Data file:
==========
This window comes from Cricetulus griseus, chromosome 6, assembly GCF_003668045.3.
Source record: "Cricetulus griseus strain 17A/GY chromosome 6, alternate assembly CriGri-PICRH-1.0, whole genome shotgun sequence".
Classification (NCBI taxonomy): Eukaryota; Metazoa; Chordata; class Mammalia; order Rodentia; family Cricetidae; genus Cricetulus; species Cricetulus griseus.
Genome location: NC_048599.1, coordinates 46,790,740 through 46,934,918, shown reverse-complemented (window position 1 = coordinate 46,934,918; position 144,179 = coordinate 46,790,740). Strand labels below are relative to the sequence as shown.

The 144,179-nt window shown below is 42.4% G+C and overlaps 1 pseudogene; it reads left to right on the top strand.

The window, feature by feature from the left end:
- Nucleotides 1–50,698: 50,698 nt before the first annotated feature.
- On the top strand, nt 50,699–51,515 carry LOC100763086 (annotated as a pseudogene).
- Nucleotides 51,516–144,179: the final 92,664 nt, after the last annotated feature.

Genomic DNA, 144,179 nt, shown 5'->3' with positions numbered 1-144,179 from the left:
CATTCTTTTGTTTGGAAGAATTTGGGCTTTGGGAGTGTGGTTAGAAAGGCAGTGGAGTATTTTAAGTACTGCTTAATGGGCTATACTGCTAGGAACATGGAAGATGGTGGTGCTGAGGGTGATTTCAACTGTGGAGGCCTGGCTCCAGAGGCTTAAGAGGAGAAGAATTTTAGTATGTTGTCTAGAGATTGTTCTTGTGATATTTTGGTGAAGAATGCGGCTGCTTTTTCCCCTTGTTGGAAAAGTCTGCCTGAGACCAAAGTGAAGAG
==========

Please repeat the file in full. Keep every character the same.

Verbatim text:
This window comes from Cricetulus griseus, chromosome 6, assembly GCF_003668045.3.
Source record: "Cricetulus griseus strain 17A/GY chromosome 6, alternate assembly CriGri-PICRH-1.0, whole genome shotgun sequence".
Classification (NCBI taxonomy): Eukaryota; Metazoa; Chordata; class Mammalia; order Rodentia; family Cricetidae; genus Cricetulus; species Cricetulus griseus.
Genome location: NC_048599.1, coordinates 46,790,740 through 46,934,918, shown reverse-complemented (window position 1 = coordinate 46,934,918; position 144,179 = coordinate 46,790,740). Strand labels below are relative to the sequence as shown.

The 144,179-nt window shown below is 42.4% G+C and overlaps 1 pseudogene; it reads left to right on the top strand.

The window, feature by feature from the left end:
- Nucleotides 1–50,698: 50,698 nt before the first annotated feature.
- On the top strand, nt 50,699–51,515 carry LOC100763086 (annotated as a pseudogene).
- Nucleotides 51,516–144,179: the final 92,664 nt, after the last annotated feature.

Genomic DNA, 144,179 nt, shown 5'->3' with positions numbered 1-144,179 from the left:
CATTCTTTTGTTTGGAAGAATTTGGGCTTTGGGAGTGTGGTTAGAAAGGCAGTGGAGTATTTTAAGTACTGCTTAATGGGCTATACTGCTAGGAACATGGAAGATGGTGGTGCTGAGGGTGATTTCAACTGTGGAGGCCTGGCTCCAGAGGCTTAAGAGGAGAAGAATTTTAGTATGTTGTCTAGAGATTGTTCTTGTGATATTTTGGTGAAGAATGCGGCTGCTTTTTCCCCTTGTTGGAAAAGTCTGCCTGAGACCAAAGTGAAGAG